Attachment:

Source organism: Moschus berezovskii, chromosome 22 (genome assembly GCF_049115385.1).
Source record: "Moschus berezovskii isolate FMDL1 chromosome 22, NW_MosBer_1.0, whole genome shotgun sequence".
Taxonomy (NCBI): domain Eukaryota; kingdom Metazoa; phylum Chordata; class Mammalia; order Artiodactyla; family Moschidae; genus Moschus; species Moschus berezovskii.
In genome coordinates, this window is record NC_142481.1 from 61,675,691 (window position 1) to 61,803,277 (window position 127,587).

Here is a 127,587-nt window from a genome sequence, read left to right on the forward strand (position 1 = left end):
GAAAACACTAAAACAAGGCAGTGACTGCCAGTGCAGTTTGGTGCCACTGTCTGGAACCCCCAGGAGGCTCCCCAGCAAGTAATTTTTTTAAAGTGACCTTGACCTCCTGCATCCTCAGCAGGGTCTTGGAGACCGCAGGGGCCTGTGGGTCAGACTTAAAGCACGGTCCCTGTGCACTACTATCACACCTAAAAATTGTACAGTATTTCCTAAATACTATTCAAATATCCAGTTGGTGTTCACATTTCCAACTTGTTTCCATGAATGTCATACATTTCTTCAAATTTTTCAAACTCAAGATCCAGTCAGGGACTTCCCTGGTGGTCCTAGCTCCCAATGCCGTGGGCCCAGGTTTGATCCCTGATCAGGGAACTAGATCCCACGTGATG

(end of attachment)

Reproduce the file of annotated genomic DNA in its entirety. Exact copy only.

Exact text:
Source organism: Moschus berezovskii, chromosome 22 (genome assembly GCF_049115385.1).
Source record: "Moschus berezovskii isolate FMDL1 chromosome 22, NW_MosBer_1.0, whole genome shotgun sequence".
Taxonomy (NCBI): domain Eukaryota; kingdom Metazoa; phylum Chordata; class Mammalia; order Artiodactyla; family Moschidae; genus Moschus; species Moschus berezovskii.
In genome coordinates, this window is record NC_142481.1 from 61,675,691 (window position 1) to 61,803,277 (window position 127,587).

Here is a 127,587-nt window from a genome sequence, read left to right on the forward strand (position 1 = left end):
GAAAACACTAAAACAAGGCAGTGACTGCCAGTGCAGTTTGGTGCCACTGTCTGGAACCCCCAGGAGGCTCCCCAGCAAGTAATTTTTTTAAAGTGACCTTGACCTCCTGCATCCTCAGCAGGGTCTTGGAGACCGCAGGGGCCTGTGGGTCAGACTTAAAGCACGGTCCCTGTGCACTACTATCACACCTAAAAATTGTACAGTATTTCCTAAATACTATTCAAATATCCAGTTGGTGTTCACATTTCCAACTTGTTTCCATGAATGTCATACATTTCTTCAAATTTTTCAAACTCAAGATCCAGTCAGGGACTTCCCTGGTGGTCCTAGCTCCCAATGCCGTGGGCCCAGGTTTGATCCCTGATCAGGGAACTAGATCCCACGTGATG